The newly initiated litigation by public entities against Big Pharma may prove to be a huge boost to the workers' compensation system. The lawsuits have the potential curtailing a massive drain of benefit dollars and may provide for subrogation as a result of the nations' opioid epidemic.
NPR reported today that, "A wave of litigation by state attorneys general against the biggest opioid manufacturers and distributors feels reminiscent of lawsuits brought by states in the 1990s against the tobacco industry." Click here to read the entire NPR report.
Third party litigation can impact workers' compensation programs in multiple ways. Historically, both the tobacco and asbestos litigation curtailed the use of the hazardous products going forward. Subrogation is yet another situation though. It requires the ability of the parties to establish specific liens. While this was easily done in asbestos occupational exposure litigation, it was much more difficult to seek individual reimbursement or set-off in claims caused by or complicated by tobacco use in the workplace.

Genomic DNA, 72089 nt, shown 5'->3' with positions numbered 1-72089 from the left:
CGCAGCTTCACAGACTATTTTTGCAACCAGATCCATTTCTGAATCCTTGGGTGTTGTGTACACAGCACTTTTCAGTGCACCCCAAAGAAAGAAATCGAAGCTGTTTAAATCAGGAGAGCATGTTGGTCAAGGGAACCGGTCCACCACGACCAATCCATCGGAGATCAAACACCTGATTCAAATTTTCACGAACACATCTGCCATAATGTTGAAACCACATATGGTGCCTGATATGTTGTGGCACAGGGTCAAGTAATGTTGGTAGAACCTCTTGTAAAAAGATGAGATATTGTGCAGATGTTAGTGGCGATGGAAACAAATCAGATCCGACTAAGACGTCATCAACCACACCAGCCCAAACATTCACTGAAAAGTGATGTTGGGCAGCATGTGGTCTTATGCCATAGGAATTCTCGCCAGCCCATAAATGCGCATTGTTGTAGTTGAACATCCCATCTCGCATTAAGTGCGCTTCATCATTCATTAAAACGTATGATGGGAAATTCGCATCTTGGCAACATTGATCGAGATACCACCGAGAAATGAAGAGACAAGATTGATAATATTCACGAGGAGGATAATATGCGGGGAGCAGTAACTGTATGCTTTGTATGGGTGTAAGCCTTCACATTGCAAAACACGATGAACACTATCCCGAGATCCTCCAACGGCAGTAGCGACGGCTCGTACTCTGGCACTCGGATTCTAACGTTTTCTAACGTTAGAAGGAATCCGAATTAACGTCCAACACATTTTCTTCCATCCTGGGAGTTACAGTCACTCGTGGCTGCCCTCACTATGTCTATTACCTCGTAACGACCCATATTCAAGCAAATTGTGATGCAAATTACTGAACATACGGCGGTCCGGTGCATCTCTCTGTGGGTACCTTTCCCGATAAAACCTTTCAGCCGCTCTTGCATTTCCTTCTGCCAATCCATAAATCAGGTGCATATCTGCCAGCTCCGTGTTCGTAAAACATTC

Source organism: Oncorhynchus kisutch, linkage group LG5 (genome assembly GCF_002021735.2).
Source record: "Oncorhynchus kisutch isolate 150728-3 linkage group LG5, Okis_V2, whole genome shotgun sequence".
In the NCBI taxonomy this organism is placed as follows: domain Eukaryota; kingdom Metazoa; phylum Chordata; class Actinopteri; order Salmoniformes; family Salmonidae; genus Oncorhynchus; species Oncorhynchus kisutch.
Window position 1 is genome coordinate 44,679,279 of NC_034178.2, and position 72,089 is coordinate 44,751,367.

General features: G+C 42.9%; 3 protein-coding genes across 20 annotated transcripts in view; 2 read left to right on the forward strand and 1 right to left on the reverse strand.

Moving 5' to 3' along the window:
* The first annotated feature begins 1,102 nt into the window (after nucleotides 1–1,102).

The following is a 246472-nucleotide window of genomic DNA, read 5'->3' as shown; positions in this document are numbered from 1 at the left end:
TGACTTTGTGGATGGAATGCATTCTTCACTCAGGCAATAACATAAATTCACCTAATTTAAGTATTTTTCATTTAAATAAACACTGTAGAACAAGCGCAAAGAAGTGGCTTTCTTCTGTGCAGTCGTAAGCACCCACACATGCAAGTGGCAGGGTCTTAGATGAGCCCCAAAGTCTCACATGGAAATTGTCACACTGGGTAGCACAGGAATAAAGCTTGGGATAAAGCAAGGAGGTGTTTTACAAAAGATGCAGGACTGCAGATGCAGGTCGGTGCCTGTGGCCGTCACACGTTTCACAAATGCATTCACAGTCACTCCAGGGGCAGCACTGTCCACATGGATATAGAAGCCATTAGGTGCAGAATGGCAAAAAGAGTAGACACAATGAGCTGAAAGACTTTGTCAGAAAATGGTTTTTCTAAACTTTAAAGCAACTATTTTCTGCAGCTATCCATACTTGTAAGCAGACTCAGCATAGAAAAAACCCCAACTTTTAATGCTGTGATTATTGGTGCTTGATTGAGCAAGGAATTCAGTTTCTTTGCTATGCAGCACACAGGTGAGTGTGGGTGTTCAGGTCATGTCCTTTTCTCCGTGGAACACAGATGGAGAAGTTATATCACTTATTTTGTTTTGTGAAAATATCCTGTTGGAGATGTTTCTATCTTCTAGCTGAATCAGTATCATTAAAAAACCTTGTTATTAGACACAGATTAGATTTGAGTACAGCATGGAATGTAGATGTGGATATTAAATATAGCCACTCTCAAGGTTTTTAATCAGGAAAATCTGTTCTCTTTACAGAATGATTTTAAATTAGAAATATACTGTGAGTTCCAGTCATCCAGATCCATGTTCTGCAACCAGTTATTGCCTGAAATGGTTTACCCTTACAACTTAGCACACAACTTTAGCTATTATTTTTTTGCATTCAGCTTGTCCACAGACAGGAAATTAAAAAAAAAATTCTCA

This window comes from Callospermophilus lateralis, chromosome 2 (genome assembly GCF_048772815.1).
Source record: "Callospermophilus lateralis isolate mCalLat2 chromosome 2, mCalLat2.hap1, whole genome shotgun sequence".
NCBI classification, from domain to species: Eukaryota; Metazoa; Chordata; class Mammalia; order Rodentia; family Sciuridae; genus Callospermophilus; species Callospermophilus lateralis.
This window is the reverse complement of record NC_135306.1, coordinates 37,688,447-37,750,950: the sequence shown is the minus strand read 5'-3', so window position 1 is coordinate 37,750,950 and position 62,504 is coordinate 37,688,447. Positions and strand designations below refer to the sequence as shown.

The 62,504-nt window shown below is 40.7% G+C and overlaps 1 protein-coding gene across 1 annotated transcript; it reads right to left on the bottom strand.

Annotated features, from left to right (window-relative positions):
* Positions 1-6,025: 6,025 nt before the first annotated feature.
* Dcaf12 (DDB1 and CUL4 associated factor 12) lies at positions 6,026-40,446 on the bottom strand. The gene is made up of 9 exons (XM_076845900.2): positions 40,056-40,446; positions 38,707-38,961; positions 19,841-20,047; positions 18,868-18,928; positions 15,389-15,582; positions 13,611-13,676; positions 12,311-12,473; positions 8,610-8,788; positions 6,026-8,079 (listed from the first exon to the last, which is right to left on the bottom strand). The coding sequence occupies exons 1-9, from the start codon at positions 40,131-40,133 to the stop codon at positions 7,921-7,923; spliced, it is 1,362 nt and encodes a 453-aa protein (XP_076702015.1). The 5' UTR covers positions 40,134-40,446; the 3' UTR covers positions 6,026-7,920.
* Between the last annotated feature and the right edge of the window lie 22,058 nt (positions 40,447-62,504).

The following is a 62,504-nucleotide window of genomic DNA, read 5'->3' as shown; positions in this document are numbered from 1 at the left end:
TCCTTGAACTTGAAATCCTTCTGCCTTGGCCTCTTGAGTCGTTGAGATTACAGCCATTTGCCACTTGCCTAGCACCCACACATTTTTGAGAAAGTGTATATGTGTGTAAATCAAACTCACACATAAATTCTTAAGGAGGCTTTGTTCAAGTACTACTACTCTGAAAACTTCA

Notwithstanding the public entity, opioid litigation is yet another social cause that may, in fact, improve the lives of injured workers and in the long run provide tremendous benefits to both employers and their insurance companies.
ABOUT THE AUTHOR
Jon L. Gelman is nationally recognized as an author, lecturer and skilled trial attorney in the field of workers' compensation law and occupational/environmental disease litigation. Over a career spanning more than four decades, he has been involved in complex litigation involving thousands of clients challenging the mega-industries of asbestos, tobacco, lead paint and burn pits. He is the author of the 3-volume treatise entitled Workers' Compensation Law (West-Thomson-Reuters) and co-author of the national treatise of Modern Workers' Compensation Law (West-Thomson-Reuters).
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